Oct. 9 (Tue.), 2001

5. Models of Class III treatment

The following model of Class III treatment was presented at the Sendai Class III Symposium.

The patient is to be classified by severity of skeletal discrepancy into either serious or mild/moderate category at the time of the initial examination. However, it is not clearly shown which reference plane, SN or FH, or what cut-off ANB or facial angle value (SD value) to be used. A mathematical equation for classification was proposed in the past but is rather complex for clinicians like myself. Nevertheless, the model clearly depicts the process of Class III treatment.

The following model is the one I presented during the AORK Symposium. Thinking that it would be difficult to draw a line between 'severe' and 'mild to moderate' only based on the initial data, I judged that the severity of Class III problem should be determined after the observation of patient response to treatment for a given period of time.

A crossbite of primary teeth may cause the mandible to functionally shift forward or assume a habitual forward position. To eliminate these modifying factors, it is necessary to correct the crossbite with a functional orthodontic appliance even if it is a skeletal problem. The clinician should not immediately resort to the use of a chin cup to correct the forward mandibular position or a facial mask to pull the maxilla forward. The use of a maxillary appliance covering the palate should also be avoided since it interferes with tongue movement to the detriment of maxillary growth and development. Thus, a rapid maxillary expander, a quad-helix expander or the Porter expander should not be the first choice for the primary dentition.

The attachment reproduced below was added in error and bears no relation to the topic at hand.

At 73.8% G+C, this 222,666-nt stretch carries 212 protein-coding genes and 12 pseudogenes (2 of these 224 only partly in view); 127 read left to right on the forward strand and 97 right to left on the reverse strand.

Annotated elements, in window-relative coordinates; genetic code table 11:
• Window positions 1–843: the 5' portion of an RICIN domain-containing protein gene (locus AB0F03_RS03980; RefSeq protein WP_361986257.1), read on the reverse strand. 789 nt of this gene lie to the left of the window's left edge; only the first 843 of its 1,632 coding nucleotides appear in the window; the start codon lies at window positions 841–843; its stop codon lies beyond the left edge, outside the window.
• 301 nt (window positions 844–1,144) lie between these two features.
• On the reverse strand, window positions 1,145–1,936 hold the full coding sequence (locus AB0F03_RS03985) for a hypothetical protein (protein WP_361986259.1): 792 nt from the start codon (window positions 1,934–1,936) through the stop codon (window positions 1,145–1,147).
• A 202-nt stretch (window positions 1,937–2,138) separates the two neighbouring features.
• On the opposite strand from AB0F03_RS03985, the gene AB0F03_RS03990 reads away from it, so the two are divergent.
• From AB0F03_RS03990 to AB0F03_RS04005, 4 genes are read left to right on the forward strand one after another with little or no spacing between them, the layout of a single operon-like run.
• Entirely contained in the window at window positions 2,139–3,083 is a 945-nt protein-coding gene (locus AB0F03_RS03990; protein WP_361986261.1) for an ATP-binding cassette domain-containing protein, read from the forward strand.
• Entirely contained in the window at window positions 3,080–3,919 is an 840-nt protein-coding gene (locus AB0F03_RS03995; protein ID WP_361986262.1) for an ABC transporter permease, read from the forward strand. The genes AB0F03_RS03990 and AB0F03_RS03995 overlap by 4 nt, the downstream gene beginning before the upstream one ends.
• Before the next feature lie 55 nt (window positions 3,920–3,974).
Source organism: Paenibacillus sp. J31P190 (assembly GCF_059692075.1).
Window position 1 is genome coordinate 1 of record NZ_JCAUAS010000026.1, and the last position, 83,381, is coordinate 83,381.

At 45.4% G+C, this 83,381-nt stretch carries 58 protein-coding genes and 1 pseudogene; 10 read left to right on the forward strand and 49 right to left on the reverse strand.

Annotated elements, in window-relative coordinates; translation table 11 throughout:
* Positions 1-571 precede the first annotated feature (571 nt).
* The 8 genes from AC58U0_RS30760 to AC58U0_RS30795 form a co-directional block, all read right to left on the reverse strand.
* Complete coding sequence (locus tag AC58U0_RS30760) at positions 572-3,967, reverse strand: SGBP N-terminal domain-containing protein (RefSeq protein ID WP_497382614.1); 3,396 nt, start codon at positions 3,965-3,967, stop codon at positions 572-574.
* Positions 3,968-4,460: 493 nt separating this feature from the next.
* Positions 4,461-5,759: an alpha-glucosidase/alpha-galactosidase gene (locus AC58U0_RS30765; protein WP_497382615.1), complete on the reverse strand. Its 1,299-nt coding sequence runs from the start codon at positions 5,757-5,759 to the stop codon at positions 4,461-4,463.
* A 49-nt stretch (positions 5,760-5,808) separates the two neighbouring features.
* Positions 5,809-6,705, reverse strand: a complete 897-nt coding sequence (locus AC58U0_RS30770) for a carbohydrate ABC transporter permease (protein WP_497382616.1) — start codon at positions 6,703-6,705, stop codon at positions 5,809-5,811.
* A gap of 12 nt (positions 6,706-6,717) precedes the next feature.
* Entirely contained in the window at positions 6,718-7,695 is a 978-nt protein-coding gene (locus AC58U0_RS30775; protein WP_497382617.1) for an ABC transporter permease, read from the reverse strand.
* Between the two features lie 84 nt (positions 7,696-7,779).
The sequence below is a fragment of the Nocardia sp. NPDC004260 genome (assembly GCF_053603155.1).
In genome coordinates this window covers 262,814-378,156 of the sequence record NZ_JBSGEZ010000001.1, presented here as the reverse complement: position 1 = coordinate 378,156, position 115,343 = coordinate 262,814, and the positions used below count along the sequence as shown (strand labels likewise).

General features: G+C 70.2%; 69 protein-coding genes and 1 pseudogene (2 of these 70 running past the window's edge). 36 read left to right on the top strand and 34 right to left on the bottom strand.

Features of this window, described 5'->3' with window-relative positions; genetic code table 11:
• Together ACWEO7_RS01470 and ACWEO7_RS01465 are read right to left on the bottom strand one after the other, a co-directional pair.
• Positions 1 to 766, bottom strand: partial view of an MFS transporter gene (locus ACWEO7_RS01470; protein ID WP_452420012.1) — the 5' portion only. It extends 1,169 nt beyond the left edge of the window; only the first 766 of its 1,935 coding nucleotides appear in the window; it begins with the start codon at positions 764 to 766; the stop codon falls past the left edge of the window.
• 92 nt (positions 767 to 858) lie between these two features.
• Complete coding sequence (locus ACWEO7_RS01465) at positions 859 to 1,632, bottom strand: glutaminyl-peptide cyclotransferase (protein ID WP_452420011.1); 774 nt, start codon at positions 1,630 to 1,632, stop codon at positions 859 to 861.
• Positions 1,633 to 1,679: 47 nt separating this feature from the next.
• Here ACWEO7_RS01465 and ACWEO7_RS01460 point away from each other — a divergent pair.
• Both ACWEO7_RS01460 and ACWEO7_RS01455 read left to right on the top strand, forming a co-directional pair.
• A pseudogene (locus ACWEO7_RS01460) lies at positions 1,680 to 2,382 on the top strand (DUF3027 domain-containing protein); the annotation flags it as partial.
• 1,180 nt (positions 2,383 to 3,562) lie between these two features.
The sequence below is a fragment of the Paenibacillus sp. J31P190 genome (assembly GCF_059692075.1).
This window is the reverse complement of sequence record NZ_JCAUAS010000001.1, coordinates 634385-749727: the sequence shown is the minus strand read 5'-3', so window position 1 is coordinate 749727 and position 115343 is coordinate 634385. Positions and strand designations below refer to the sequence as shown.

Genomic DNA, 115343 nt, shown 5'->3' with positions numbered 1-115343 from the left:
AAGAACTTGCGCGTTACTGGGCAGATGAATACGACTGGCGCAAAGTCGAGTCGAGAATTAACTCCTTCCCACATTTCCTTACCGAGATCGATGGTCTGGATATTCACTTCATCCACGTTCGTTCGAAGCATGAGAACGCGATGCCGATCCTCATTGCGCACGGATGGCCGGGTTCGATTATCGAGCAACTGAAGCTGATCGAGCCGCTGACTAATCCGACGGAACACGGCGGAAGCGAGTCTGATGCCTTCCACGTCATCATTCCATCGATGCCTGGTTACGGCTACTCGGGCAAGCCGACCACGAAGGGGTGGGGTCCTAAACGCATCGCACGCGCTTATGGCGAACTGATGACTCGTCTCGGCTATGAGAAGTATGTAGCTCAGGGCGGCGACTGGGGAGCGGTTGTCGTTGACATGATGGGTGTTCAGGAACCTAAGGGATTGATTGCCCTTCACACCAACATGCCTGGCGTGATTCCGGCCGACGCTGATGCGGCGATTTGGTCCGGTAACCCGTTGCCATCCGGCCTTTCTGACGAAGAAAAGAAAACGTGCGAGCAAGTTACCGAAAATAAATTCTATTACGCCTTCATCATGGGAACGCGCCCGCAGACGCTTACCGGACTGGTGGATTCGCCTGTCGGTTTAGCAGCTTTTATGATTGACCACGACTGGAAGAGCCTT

The functional appliances that I use in my clinical practice are the FR-3 of Frankel and the Moo Appliance (developed by Dr. Munemitsu Yanagisawa of Chofu Orthodontic Clinic), which is superior to the Frankel appliance. A clinical cased treated with the Moo Appliance is shown below.